Democratic candidate Luke Dickerson said Republican state Rep. Rick Womick lacks “discernment” in making legislative decisions during their Wednesday debate at City Hall, according to the Murfreesboro Daily News Journal. “He didn’t ask about the online charter school,” said Dickerson, who contends the Tennessee General Assembly should never have funded the private education company’s request. “He has voted along party lines quite a bit.”
Womick defended his record representing the 34th District as well as the accomplishments of the Republican-controlled Tennessee House of Representatives and Senate, as well as Gov. Bill Haslam.
“I have discernment,” Womick said. “We have made a difference. You’ve seen us bring jobs to Tennessee.”
..In Wednesday’s exchange, Womick bragged that the GOP-controlled state government has brought 90,000 jobs to Tennessee, including 4,500 to Rutherford County since he took office nearly two years ago.
…Dickerson also complained that the more than 4,000 bills introduced by GOP lawmakers was not an example of smaller government. But Womick countered that 25 percent of those involved getting rid of unnecessary laws.
For incumbent 34th District state Rep. Rick Womick and challenger Luke Dickerson, education lies close to their hearts. So says a review of their race in The Tennessean. Womick, a 54-year-old Republican from Rockvale, taught school for a couple of years in Ohio before joining the Air Force in 1983. Dickerson, D-Murfreesboro, currently works as a special education teacher at Northfield Elementary.
The pair hope their experiences and message resonate with voters as they head to the polls for early voting beginning Oct. 17 and on Election Day, Nov. 6.
Tennessee’s teachers face challenges with the state’s adoption of teacher evaluation systems. Womick noted that each district was given the option of choosing from a few different models, but most went with the Tennessee Educator Acceleration Model, which drew a lot of criticism from classroom teachers and administrators alike.
“In Memphis and Chattanooga, they use TIGER, which has a lot to do with the teacher’s individual development, and they love it. I may be asking (state Education Commissioner Kevin Huffman) to look at the possibility of adopting that statewide,” said Womick, now a commercial pilot who is married and has four children.
Dickerson, 28, who is entering his fourth year teaching English as a second language, said the reason many districts didn’t adopt TIGER is cost.
“The state is only supporting and funding TEAM. I think an evaluation system is important, but not worth spending $130 million like the state has. I think the most teacher growth and learning will come from Professional Learning Communities that we use here in Murfreesboro City and Rutherford County schools and having principals that are good leaders,” he said.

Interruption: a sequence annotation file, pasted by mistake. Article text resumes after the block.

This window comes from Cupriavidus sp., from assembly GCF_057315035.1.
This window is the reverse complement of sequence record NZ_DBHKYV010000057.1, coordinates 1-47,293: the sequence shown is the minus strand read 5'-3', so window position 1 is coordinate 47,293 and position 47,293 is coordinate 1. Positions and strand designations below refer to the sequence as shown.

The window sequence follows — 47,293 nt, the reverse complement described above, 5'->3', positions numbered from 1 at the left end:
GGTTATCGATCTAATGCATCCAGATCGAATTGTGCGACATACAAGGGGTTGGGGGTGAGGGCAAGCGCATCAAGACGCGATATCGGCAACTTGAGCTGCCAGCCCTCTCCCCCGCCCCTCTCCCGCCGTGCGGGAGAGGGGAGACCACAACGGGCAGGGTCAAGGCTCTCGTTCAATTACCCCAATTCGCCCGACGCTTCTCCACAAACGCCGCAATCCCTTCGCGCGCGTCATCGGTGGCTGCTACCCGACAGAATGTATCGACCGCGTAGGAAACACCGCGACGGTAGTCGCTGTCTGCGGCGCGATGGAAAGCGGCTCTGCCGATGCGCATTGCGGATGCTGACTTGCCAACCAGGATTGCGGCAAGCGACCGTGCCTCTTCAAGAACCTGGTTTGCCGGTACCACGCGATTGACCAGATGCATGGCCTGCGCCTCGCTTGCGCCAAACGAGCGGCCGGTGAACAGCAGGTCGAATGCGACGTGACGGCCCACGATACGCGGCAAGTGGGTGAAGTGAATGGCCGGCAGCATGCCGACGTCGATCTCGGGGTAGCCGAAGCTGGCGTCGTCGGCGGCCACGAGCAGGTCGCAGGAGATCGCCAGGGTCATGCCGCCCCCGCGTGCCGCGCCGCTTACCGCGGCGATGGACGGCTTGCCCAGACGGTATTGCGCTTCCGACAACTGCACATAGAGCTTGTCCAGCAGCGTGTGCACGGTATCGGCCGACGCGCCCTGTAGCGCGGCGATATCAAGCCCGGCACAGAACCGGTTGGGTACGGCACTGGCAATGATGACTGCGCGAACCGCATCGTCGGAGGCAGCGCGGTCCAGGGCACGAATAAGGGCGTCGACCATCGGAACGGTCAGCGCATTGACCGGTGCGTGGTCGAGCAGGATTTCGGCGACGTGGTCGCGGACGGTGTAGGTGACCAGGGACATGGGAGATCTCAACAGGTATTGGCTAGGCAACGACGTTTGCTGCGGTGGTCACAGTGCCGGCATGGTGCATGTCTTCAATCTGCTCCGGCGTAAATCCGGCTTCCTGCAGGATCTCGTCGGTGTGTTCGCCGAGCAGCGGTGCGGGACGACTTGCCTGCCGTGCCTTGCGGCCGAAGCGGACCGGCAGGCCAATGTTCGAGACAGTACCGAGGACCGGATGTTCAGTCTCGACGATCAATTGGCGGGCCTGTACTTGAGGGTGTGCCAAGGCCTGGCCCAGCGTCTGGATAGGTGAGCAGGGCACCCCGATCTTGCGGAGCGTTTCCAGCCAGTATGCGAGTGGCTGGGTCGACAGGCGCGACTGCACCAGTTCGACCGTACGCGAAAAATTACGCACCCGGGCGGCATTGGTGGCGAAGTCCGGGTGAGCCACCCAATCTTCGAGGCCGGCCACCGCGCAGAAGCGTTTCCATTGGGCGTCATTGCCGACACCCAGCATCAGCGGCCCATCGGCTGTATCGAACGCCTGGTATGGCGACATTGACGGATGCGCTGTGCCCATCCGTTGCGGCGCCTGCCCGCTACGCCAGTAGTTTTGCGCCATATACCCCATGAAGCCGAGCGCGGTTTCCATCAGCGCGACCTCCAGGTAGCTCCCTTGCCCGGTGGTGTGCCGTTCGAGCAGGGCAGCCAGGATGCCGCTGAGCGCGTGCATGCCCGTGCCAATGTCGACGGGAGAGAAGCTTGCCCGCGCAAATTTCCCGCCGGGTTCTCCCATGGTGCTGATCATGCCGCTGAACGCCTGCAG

According to Stephen Hale, both the Democratic and Republican parties have deemed the state Senate District 20 race “critical.” The seat is being vacated by retiring Sen. Joe Haynes, D-Nashville. Before redistricting, parts were represented by Sen. Douglas Henry, D-Nashville.
Democrat Phillip North, an attorney, says he got in the race partly in an effort to keep the statehouse from tipping over completely on its right side. “History has shown us that when that occurs, no matter which party it is, it gives the extremists in the party too loud of a voice,” he said during an interview at his downtown law office. “So I think the party that’s in charge now has gone too far and is leaning too far in an extreme direction. I feel like a Democrat needs to be added to the Senate, specifically, because I’m afraid a moderate Republican is either going to be shouted down — or have opposition in the primary — by the more extreme faction in the party.”
Republican Steve Dickerson, a physician, is an example of the Republican Party’s healthy bench, the kind that Democrats say they need to rebuild. Dickerson ran against Henry in 2010 and lost, but said he had planned to run more than once all along.
“When I ran against Douglas Henry I knew there was a very good chance I would lose,” Dickerson told The City Paper at his Berry Hill campaign headquarters. “He’s, at the time, a 40-year incumbent, maybe the most revered politician alive in Tennessee, well-loved by Democrats and Republicans alike. So I knew if he came up in the general election, there was a very good chance I would lose. I thought this was a two-step process. I sort of, psychologically, and my wife in agreement with me, committed to two runs.”
…On social issues, Dickerson said that when he suggests, or advocates for, legislation, it will be aimed at jobs, education or reducing government waste, adding that anything else would be a distraction. North agreed, saying the legislature should put social issues “on the backburner” and “deal with the problems at hand that are more pervasive.”
The money is flowing in the 20th Senate District, with Steve Dickerson and Phillip North both bringing in more than $100,000 in the second quarter, reports Chas Sisk. Dickerson, who is locked in a three-way Republican primary for the Davidson County district, raised $100,040 between April 1 and June 30, supplementing the $106,964 that he collected during the first quarter. Dickerson has also loaned his campaign $100,000.
North, meanwhile, brought in $100,885 in the second quarter. North likewise has loaned his campaign $100,000.